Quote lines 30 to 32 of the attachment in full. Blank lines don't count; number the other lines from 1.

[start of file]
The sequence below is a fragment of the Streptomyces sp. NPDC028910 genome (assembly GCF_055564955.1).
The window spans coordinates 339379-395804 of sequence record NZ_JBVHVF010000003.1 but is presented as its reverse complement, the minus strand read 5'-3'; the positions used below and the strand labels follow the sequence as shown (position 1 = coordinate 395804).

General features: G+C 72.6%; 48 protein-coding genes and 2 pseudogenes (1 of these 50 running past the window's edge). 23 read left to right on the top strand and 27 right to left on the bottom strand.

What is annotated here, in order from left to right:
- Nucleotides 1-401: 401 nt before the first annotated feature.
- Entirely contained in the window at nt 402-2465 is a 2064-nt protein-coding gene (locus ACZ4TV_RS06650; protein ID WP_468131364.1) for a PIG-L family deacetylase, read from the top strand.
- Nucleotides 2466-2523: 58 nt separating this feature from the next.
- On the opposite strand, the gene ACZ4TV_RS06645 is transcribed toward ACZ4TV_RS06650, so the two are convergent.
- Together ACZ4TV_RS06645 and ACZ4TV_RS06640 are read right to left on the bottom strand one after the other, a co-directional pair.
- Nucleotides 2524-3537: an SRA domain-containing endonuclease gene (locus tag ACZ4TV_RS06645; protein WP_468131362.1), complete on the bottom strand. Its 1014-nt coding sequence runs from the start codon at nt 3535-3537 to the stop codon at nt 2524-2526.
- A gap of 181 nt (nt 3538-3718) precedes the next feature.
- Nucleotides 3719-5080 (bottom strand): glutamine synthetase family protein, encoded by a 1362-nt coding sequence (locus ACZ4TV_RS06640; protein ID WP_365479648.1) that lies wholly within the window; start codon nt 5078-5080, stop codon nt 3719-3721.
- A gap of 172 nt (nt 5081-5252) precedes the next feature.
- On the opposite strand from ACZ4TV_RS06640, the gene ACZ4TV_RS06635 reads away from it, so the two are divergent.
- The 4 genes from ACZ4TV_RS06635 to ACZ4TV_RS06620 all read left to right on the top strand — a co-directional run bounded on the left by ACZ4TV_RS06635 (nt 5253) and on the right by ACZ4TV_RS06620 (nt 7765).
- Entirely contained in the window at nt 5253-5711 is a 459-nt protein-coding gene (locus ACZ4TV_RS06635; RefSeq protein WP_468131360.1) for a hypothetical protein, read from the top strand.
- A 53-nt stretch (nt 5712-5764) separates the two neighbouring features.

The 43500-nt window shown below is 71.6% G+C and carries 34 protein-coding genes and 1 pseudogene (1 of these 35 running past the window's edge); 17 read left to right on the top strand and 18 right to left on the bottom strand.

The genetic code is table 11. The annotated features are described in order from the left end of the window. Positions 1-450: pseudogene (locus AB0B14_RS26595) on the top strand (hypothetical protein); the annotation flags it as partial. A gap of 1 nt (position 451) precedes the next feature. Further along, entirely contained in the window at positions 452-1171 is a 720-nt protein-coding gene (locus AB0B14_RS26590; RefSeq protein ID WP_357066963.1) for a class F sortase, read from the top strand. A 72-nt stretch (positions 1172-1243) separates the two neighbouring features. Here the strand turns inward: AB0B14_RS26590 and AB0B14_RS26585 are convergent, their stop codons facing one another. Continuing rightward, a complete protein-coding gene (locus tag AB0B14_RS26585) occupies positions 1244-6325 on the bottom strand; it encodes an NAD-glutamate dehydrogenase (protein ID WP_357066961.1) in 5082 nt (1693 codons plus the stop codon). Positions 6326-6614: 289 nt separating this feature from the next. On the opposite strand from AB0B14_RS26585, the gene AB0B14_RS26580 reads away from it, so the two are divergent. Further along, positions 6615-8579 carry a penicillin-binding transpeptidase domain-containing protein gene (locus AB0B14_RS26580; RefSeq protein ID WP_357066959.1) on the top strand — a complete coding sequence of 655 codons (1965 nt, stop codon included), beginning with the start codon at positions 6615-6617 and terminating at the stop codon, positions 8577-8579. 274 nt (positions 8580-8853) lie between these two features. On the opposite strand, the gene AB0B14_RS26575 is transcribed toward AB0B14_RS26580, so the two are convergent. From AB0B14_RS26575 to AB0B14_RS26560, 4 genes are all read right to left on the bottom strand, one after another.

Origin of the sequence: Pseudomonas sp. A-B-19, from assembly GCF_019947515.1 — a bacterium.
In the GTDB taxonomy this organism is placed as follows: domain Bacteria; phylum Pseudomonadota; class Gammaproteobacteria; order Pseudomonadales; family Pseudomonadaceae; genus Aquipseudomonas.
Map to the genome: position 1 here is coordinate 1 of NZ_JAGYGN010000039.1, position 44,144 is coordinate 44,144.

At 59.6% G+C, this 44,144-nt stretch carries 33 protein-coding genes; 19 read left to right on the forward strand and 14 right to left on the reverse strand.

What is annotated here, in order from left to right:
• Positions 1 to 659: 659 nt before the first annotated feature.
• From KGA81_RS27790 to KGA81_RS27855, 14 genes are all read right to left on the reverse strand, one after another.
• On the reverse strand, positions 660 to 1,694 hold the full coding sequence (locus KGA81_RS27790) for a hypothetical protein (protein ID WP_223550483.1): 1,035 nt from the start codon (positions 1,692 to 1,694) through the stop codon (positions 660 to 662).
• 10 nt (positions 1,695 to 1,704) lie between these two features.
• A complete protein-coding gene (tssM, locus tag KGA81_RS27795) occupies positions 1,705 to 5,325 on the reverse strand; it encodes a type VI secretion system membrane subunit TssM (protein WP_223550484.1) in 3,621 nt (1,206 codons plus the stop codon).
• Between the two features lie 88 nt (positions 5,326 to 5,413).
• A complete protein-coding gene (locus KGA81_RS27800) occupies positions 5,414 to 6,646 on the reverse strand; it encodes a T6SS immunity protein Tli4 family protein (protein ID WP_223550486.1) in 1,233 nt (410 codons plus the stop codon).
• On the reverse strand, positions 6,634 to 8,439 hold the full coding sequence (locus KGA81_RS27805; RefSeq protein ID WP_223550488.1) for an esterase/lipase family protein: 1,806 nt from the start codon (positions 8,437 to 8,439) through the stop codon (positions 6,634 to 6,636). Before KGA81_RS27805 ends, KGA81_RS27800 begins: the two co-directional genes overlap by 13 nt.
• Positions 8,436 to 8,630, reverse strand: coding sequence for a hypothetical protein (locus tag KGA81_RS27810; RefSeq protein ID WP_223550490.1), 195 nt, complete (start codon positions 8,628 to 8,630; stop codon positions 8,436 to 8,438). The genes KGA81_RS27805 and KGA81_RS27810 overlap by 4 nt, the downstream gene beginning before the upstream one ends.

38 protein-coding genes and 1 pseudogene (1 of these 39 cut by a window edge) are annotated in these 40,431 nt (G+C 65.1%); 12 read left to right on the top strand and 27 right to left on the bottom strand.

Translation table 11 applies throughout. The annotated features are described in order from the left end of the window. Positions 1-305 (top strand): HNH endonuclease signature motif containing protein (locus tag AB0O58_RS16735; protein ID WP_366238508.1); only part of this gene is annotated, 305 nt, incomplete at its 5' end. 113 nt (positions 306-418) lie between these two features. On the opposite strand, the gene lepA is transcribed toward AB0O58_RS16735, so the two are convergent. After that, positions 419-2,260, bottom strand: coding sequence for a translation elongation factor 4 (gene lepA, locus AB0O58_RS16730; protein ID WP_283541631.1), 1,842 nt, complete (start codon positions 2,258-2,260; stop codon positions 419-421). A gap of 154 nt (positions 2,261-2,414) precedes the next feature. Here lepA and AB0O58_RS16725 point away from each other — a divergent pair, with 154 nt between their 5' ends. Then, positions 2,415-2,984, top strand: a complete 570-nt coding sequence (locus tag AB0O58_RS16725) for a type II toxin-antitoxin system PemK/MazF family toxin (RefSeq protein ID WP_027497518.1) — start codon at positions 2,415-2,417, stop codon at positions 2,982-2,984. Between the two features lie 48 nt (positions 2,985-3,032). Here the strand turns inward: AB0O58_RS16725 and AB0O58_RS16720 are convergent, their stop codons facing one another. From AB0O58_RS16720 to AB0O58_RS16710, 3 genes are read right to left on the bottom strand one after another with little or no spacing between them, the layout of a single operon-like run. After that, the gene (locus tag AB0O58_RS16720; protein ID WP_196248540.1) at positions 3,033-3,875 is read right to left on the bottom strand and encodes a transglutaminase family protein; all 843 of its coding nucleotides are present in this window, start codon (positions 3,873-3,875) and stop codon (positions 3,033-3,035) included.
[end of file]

• Between the two features lie 88 nt (positions 5,326 to 5,413).
• A complete protein-coding gene (locus KGA81_RS27800) occupies positions 5,414 to 6,646 on the reverse strand; it encodes a T6SS immunity protein Tli4 family protein (protein ID WP_223550486.1) in 1,233 nt (410 codons plus the stop codon).
• On the reverse strand, positions 6,634 to 8,439 hold the full coding sequence (locus KGA81_RS27805; RefSeq protein ID WP_223550488.1) for an esterase/lipase family protein: 1,806 nt from the start codon (positions 8,437 to 8,439) through the stop codon (positions 6,634 to 6,636). Before KGA81_RS27805 ends, KGA81_RS27800 begins: the two co-directional genes overlap by 13 nt.